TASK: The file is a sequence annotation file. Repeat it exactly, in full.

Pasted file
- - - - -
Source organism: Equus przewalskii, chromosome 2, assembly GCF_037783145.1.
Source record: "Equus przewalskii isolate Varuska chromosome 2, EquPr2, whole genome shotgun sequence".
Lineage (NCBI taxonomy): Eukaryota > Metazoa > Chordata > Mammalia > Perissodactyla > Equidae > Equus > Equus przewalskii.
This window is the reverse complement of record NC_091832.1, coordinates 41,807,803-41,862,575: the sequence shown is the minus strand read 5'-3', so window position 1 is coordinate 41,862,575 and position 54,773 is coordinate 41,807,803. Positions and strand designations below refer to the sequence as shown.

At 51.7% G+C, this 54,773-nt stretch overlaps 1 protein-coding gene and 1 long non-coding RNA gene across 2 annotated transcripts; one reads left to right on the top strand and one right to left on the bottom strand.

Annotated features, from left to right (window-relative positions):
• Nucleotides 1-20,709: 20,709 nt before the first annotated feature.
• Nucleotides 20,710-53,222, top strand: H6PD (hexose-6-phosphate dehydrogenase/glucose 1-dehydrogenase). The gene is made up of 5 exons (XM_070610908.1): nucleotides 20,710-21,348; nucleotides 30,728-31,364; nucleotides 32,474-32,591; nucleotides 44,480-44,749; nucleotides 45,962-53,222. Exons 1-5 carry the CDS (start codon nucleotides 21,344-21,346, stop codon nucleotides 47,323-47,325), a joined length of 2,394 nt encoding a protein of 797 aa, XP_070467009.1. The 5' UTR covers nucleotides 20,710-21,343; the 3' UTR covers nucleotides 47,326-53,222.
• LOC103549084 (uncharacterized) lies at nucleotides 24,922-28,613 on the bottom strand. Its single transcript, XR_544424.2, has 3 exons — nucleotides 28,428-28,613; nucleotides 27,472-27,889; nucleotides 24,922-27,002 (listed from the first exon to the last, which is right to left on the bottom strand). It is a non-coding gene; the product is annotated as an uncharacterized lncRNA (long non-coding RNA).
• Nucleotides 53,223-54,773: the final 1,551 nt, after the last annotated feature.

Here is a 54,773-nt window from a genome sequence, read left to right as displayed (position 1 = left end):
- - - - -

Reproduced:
Source organism: Equus przewalskii, chromosome 2, assembly GCF_037783145.1.
Source record: "Equus przewalskii isolate Varuska chromosome 2, EquPr2, whole genome shotgun sequence".
Lineage (NCBI taxonomy): Eukaryota > Metazoa > Chordata > Mammalia > Perissodactyla > Equidae > Equus > Equus przewalskii.
This window is the reverse complement of record NC_091832.1, coordinates 41,807,803-41,862,575: the sequence shown is the minus strand read 5'-3', so window position 1 is coordinate 41,862,575 and position 54,773 is coordinate 41,807,803. Positions and strand designations below refer to the sequence as shown.

At 51.7% G+C, this 54,773-nt stretch overlaps 1 protein-coding gene and 1 long non-coding RNA gene across 2 annotated transcripts; one reads left to right on the top strand and one right to left on the bottom strand.

Annotated features, from left to right (window-relative positions):
• Nucleotides 1-20,709: 20,709 nt before the first annotated feature.
• Nucleotides 20,710-53,222, top strand: H6PD (hexose-6-phosphate dehydrogenase/glucose 1-dehydrogenase). The gene is made up of 5 exons (XM_070610908.1): nucleotides 20,710-21,348; nucleotides 30,728-31,364; nucleotides 32,474-32,591; nucleotides 44,480-44,749; nucleotides 45,962-53,222. Exons 1-5 carry the CDS (start codon nucleotides 21,344-21,346, stop codon nucleotides 47,323-47,325), a joined length of 2,394 nt encoding a protein of 797 aa, XP_070467009.1. The 5' UTR covers nucleotides 20,710-21,343; the 3' UTR covers nucleotides 47,326-53,222.
• LOC103549084 (uncharacterized) lies at nucleotides 24,922-28,613 on the bottom strand. Its single transcript, XR_544424.2, has 3 exons — nucleotides 28,428-28,613; nucleotides 27,472-27,889; nucleotides 24,922-27,002 (listed from the first exon to the last, which is right to left on the bottom strand). It is a non-coding gene; the product is annotated as an uncharacterized lncRNA (long non-coding RNA).
• Nucleotides 53,223-54,773: the final 1,551 nt, after the last annotated feature.

Here is a 54,773-nt window from a genome sequence, read left to right as displayed (position 1 = left end):